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bor it was raised. As labor is the measure of value, a quantity of wheat which represents five days' labor must be exchangeable for a quantity of cloth which also represents five days' labor, — no more and no less; —- no more, because this would induce the cloth-maker to turn farmer; no less, because the farmer would then turn cloth-maker. No man will give six days' labor in any one product for another product which he might himself raise in five days. And though it may be said, that he who has long practised a particular trade or art will be reluctant to exchange it for another, as he would thereby sacrifice the skill which he has obtained by experience, and be obliged to serve another apprenticeship to a new handicraft or profession, it must be remembered, that all employments can be kept full only by a succession of young and fresh hands constantly entering them, and these persons will choose, of course, the occupation that is most profitable. Thus the number of those who pursue the art which is underpaid will rapidly diminish, while the number in the more profitable branches of industry will increase, until an equality of gains among all these branches is reestablished. Exchanges then regulate themselves, and must be made on equal terms. The farmer having received a fair compensation for his work, the miller next obtains the wheat, and, having converted it into flour, sells it to the flour-merchant at an advanced price, because more labor is now vested in it. In like manner, it passes successively into the hands of the retail dealer, the baker, and the consumer, at each stage acquiring an additional value in exchange just sufficient to compensate, on an average, the labor expended upon it at that stage.
Competition, then, when it is free, or competition modified by custom, determines the distribution of the value of a product among those who have concurred in its production. How far it may be modified by custom depends on circumstances. Mr. Mill justly observes, that competition has become "the governing principle of contracts only at a comparatively modern period"; and that athe relations, more especially, between the land-owner and the cultivator, and the payments made by the latter to the former, are, in all stages of society but the most modern, determined by the usage of the country." It was thus that, in many European countries, the serfs were gradually elevated, first into the condition of free tenants, and finally of absolute owners of the soil. Then original obligation, to furnish to then lords an indefinite amount of provisions and labor, was first transformed into a definite payment of a fixed amount of either; these payments in kind were next commuted for payments in money, which were established by custom at so early a period, and therefore at so small an amount, that they became mere quitrents; and the land was finally ransomed even from these quitrents by commutation on reasonable terms, so that the former serfs became absolute proprietors of the ground.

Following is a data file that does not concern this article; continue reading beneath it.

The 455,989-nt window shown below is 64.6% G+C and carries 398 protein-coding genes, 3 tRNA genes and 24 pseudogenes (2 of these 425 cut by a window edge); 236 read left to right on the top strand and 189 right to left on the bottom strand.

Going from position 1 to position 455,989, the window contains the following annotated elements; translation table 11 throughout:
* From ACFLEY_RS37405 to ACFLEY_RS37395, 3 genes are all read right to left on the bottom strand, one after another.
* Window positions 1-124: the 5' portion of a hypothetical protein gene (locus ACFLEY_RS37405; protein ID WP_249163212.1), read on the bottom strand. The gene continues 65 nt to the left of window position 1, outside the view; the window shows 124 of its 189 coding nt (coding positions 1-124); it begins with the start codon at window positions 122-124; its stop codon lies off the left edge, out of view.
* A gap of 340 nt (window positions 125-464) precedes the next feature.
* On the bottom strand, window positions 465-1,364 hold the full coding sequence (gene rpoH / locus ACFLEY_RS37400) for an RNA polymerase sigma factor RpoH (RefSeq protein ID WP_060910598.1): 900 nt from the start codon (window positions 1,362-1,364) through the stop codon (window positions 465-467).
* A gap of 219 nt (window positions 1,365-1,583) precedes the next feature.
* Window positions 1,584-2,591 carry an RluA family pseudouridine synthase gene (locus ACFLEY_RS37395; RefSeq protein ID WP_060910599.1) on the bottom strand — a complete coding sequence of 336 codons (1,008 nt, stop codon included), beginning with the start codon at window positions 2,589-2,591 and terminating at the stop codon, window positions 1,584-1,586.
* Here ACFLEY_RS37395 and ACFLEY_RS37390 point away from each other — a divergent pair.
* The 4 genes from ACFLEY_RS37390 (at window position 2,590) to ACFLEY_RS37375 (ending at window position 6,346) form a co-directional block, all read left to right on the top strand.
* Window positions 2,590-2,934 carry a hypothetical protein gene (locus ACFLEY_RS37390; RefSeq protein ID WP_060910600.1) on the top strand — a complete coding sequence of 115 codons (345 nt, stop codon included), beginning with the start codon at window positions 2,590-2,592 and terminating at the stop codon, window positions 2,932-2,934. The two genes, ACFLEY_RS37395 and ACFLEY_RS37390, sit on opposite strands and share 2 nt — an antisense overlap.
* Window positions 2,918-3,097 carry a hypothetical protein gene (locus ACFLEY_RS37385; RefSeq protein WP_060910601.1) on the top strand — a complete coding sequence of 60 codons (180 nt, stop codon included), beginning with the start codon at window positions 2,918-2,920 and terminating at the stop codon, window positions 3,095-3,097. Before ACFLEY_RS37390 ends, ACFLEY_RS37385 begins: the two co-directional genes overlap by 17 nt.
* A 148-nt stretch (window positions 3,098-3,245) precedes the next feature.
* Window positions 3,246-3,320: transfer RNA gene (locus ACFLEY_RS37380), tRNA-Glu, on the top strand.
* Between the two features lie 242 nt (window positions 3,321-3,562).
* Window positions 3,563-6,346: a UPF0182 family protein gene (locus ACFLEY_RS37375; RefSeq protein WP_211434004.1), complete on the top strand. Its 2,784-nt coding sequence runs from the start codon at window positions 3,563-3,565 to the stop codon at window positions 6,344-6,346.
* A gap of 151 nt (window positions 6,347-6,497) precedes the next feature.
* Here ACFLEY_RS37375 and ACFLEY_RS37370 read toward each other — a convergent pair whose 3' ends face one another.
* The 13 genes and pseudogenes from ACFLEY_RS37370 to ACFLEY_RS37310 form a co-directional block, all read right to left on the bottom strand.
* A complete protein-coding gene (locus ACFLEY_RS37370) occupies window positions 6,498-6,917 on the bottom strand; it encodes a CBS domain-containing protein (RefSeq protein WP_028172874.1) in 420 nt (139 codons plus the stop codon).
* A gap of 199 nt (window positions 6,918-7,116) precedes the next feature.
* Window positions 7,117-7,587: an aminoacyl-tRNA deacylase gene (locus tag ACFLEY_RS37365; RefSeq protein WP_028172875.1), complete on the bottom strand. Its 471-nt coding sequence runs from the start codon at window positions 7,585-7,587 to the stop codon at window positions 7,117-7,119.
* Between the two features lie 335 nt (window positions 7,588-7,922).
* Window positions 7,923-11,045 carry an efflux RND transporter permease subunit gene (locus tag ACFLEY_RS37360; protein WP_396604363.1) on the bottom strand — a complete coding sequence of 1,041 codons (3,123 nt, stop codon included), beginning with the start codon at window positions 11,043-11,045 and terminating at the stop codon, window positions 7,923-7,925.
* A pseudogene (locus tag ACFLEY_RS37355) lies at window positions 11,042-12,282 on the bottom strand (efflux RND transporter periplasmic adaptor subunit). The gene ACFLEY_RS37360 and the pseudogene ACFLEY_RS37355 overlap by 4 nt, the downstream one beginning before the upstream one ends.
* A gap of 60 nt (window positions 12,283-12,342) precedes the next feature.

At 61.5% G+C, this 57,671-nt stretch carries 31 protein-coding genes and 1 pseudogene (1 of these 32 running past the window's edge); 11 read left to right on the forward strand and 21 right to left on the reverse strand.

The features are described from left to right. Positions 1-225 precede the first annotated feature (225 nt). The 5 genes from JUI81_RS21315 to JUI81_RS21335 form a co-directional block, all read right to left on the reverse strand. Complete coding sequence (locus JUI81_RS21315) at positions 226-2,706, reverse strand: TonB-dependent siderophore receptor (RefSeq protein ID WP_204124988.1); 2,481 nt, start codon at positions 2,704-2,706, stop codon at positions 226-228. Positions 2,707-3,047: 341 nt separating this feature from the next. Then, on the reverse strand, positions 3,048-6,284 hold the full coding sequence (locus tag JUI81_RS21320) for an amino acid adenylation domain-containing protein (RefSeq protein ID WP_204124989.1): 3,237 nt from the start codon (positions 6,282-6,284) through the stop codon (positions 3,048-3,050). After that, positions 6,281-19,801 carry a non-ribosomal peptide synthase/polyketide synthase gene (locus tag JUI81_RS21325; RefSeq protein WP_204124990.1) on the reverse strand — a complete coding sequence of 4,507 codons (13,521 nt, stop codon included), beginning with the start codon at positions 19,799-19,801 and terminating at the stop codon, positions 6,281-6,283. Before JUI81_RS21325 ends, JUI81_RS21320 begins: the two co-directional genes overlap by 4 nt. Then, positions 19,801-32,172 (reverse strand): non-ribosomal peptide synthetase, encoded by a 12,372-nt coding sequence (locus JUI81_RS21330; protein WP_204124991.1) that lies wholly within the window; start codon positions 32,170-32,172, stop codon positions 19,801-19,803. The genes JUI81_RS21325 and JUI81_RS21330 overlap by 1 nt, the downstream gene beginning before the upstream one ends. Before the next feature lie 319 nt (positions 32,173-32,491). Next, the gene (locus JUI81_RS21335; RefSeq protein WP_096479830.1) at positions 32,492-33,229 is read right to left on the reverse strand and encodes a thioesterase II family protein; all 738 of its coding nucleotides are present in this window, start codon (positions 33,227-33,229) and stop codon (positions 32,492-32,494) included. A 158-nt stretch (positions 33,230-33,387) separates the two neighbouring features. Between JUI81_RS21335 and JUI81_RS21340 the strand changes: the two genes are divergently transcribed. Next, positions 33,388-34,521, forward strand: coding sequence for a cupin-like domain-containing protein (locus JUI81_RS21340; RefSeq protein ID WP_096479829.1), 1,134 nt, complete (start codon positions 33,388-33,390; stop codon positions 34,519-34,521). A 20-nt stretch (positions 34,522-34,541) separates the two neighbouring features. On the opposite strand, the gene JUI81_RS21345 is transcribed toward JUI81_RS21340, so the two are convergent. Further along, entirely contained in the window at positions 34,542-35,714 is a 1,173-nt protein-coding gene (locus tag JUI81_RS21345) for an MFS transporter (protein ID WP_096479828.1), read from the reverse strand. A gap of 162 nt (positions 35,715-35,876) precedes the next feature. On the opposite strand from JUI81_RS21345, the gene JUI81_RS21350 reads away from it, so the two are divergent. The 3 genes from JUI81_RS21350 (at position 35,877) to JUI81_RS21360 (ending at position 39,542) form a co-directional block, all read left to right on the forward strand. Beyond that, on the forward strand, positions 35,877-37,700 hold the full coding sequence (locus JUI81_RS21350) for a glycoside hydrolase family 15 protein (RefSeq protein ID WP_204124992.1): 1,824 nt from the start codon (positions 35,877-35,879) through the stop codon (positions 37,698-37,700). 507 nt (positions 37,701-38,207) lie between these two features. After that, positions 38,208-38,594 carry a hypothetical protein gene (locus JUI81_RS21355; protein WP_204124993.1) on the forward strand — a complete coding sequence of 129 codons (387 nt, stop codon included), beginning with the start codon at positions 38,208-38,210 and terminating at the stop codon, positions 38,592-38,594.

While the peasantry in most countries of Continental Europe were thus not only emancipated, but secured from want by the ownership of the ground which they formerly tilled as slaves, the agricultural laborers of England were far less fortunate. All landed property in England was equally of feudal origin; that is, the land was admitted to belong originally to the state, and the immediate vassals of the crown, or the tenants in capite, held it only on condition of rendering certain services and payments, that might be considered as rent. Just so, the practice of sub-infeudation being introduced, these vassals of the crown parcelled out then respective lands to a set of inferior tenants, many of whom were originally serfs, on condition, first, of certain services and supplies being rendered, next, of a definite payment in kind, and then, of an ordinary money rent. Thus the inferior tenantry were the vassals of the great landholder, in the same manner, and upon the same terms, upon which the latter was a vassal of the crown, both being still called tenants in the language of the law. As the prerogatives of the crown were gradually diminished, and the liberties of the people increased, the nobility and landed gentry, the original tenants in chief, gradually lessened the feudal burdens upon then land, which consisted in services and payments, and finally, in Charles the Second's time, shook off the remnant of them altogether, artfully exchanging what had become a mere land-tax for an excise on beer and ale. Thus they became absolute owners of their holdings or tenements. But they had no disposition to make the same concessions to their own tenantry, which they had themselves exacted from the crown. The English peasantry have not been able to retain their lands, even on condition of paying the full original rent for them. They have subsided into the class of tenants at ivill) ground down by rack-rents for a century or two, and at last expelled from the land altogether, to find their subsistence where they may. The feudal dues from the lands of the tenants in chief were slowly transformed into a species of land-tax, and at last abrogated entirely; while the same dues from the lands of the inferior tenantry were transformed into annual rents, augmented in amount by every improvement of the land in value, and when the peasants,, from misfortune or bad management, could no longer pay them, they were ejected from the estate altogether, and became mere laborers for wages, or paupers.